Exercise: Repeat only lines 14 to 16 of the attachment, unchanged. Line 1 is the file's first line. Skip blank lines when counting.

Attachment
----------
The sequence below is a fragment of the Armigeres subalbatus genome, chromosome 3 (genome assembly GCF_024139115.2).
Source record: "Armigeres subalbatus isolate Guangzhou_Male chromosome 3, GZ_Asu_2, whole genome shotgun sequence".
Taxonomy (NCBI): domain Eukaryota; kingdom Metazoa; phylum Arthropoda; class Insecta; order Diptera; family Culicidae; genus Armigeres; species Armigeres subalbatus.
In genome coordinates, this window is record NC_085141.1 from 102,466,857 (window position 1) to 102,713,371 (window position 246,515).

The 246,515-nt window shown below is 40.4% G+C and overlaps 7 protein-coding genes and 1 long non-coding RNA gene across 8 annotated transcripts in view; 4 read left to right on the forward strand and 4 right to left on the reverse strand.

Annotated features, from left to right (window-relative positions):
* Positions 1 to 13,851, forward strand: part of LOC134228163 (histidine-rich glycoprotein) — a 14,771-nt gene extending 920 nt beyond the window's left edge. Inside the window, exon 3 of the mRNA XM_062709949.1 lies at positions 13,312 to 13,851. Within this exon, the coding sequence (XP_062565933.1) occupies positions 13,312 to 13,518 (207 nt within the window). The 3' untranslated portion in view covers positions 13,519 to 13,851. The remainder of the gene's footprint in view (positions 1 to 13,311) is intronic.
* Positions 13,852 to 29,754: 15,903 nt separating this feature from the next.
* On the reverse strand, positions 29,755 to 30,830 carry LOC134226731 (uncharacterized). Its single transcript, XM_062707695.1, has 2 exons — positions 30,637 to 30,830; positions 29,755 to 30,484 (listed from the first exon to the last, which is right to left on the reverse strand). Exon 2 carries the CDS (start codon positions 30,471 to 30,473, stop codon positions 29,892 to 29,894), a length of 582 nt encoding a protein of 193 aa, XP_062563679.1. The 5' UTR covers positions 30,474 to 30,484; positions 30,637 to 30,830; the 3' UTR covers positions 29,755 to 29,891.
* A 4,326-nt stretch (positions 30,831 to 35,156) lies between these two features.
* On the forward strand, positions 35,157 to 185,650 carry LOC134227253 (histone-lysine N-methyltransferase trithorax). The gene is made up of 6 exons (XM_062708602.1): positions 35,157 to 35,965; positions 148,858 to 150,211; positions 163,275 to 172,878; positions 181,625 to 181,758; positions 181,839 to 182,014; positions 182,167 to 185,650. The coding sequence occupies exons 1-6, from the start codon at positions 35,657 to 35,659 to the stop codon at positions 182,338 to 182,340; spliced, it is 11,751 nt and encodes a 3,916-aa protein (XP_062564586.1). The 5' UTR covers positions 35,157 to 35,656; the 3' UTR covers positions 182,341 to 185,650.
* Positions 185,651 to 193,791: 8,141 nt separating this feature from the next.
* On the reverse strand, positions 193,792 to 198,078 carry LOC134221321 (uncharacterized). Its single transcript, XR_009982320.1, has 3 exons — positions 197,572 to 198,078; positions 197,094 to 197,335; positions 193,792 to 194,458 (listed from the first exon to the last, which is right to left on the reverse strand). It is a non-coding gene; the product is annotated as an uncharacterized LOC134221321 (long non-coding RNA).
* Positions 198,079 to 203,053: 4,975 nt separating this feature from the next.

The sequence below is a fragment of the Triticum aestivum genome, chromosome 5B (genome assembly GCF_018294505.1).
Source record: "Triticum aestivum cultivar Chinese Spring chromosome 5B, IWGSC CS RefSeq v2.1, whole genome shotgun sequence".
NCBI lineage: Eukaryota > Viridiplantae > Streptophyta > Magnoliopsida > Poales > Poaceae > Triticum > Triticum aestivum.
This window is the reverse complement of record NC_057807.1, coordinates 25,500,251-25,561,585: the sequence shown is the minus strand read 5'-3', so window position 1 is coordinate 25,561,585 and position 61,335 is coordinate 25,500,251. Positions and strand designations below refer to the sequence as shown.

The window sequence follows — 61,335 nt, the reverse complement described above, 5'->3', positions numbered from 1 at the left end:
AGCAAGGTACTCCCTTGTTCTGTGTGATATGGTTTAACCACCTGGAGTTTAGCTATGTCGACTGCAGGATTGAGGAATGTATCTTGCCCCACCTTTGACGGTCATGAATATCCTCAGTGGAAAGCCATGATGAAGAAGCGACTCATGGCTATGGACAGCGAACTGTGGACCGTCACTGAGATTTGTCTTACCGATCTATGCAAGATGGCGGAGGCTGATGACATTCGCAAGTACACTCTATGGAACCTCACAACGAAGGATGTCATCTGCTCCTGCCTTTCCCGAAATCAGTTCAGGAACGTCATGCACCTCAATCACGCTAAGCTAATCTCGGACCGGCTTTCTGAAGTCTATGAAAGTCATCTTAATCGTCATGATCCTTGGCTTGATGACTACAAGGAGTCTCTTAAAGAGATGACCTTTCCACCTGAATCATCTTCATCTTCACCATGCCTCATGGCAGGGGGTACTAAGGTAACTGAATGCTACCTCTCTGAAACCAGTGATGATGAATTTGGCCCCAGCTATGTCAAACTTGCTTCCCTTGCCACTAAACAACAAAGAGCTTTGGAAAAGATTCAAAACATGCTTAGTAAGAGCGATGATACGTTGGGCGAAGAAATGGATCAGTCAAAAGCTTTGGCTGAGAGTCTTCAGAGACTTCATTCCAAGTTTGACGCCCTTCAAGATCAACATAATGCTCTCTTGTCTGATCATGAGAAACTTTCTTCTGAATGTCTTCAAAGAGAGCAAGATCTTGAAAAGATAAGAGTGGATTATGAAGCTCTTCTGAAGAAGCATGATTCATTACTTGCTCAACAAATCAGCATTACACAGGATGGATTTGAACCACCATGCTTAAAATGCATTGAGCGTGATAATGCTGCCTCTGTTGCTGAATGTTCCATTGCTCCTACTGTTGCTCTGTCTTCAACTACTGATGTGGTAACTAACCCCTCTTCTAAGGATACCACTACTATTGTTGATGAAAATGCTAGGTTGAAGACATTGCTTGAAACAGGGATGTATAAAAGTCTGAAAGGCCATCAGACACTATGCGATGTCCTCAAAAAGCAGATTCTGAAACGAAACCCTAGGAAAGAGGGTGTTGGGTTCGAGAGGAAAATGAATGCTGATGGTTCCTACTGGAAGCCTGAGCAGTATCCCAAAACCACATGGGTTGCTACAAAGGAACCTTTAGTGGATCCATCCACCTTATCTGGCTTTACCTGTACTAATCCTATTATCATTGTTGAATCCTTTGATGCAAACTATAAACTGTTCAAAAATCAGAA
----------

* Positions 198,079 to 203,053: 4,975 nt separating this feature from the next.

The sequence below is a fragment of the Triticum aestivum genome, chromosome 5B (genome assembly GCF_018294505.1).
Source record: "Triticum aestivum cultivar Chinese Spring chromosome 5B, IWGSC CS RefSeq v2.1, whole genome shotgun sequence".